Ward explains that during that short decade, the Ohio Tribes waged an escalated campaign of taking white captives as a political and strategic effort, resulting in the capture of nearly two thousand white settlers – men, women and children.  Many of these captives fully-integrated into the Ohio tribal societies and despite the forced return of white captives at the end of the French and Indian War, many of these captives fled back to their Indian tribes or refused to leave their tribe.  In the Conrad Richter novel, Stone Girl finds out her Indian warrior husband has died in a battle and then her young son is killed, so the spoiler alert is she flees back to the Indians with a former captive, white man she has met, who, like her, had completely acculturated into Indian tribal life.

This phenomenon of white captives voluntarily returning to live with the tribe has been well-documented in early American historical accounts and was very common.  The European settlers, who considered the Native Americans uncivilized savages, were mystified by the frequency with which white captives chose to “go native” and stay with the Indian tribe.  The Delaware tribes adopted white captive children into their families and fully-integrated white captives, even adults, into their tribal social structure.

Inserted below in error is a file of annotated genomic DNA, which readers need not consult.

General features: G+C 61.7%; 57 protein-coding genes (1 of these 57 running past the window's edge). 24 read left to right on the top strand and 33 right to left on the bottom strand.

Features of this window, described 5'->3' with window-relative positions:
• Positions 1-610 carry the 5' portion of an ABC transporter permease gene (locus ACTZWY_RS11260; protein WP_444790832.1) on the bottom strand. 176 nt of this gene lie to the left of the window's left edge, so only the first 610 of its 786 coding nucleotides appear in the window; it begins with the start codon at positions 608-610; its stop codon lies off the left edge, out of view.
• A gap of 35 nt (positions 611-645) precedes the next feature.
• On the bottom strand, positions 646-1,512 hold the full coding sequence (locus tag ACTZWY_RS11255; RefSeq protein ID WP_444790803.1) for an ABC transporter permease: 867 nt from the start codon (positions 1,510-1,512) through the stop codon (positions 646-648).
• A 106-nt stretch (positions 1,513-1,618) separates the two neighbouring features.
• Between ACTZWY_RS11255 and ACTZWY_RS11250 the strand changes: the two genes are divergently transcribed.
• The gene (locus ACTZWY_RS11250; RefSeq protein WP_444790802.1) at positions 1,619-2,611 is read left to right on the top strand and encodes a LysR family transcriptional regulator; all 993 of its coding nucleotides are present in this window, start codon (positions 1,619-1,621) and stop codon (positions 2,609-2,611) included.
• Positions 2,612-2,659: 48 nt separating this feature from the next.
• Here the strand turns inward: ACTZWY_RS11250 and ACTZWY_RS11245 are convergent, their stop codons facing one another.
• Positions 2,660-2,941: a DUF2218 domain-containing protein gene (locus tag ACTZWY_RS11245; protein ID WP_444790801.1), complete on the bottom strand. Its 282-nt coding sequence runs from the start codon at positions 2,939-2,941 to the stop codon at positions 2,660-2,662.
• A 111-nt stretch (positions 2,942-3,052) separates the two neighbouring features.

And that brings us to our modern politics and the frequent warnings of the dangers of tribalism, where sadly America, in a real sense, often truly feels like a country of strangers.

Interestingly,  Jonah Goldberg’s latest book, Suicide of the West: How the Rebirth of Tribalism, Populism, Nationalism, and Identity Politics Is Destroying American Democracy, Goldberg mentions this very situation in our early American experience: